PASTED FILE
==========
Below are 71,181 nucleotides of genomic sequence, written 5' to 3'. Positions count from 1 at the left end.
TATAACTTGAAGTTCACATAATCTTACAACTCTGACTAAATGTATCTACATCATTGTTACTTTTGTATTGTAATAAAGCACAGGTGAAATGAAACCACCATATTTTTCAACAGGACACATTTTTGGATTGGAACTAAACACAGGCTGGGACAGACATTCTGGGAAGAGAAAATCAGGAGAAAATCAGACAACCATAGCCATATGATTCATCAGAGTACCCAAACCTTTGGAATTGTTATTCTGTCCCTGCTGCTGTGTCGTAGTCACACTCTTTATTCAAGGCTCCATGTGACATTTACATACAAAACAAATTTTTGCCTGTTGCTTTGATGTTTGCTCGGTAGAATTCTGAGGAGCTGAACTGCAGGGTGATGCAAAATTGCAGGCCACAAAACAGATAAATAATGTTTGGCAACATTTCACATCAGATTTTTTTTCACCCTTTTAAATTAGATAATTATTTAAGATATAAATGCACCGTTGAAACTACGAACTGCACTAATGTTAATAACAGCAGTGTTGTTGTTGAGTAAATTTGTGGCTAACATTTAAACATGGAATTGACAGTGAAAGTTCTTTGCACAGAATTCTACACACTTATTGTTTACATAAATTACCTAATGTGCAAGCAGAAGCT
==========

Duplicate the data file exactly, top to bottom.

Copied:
Below are 71,181 nucleotides of genomic sequence, written 5' to 3'. Positions count from 1 at the left end.
TATAACTTGAAGTTCACATAATCTTACAACTCTGACTAAATGTATCTACATCATTGTTACTTTTGTATTGTAATAAAGCACAGGTGAAATGAAACCACCATATTTTTCAACAGGACACATTTTTGGATTGGAACTAAACACAGGCTGGGACAGACATTCTGGGAAGAGAAAATCAGGAGAAAATCAGACAACCATAGCCATATGATTCATCAGAGTACCCAAACCTTTGGAATTGTTATTCTGTCCCTGCTGCTGTGTCGTAGTCACACTCTTTATTCAAGGCTCCATGTGACATTTACATACAAAACAAATTTTTGCCTGTTGCTTTGATGTTTGCTCGGTAGAATTCTGAGGAGCTGAACTGCAGGGTGATGCAAAATTGCAGGCCACAAAACAGATAAATAATGTTTGGCAACATTTCACATCAGATTTTTTTTCACCCTTTTAAATTAGATAATTATTTAAGATATAAATGCACCGTTGAAACTACGAACTGCACTAATGTTAATAACAGCAGTGTTGTTGTTGAGTAAATTTGTGGCTAACATTTAAACATGGAATTGACAGTGAAAGTTCTTTGCACAGAATTCTACACACTTATTGTTTACATAAATTACCTAATGTGCAAGCAGAAGCT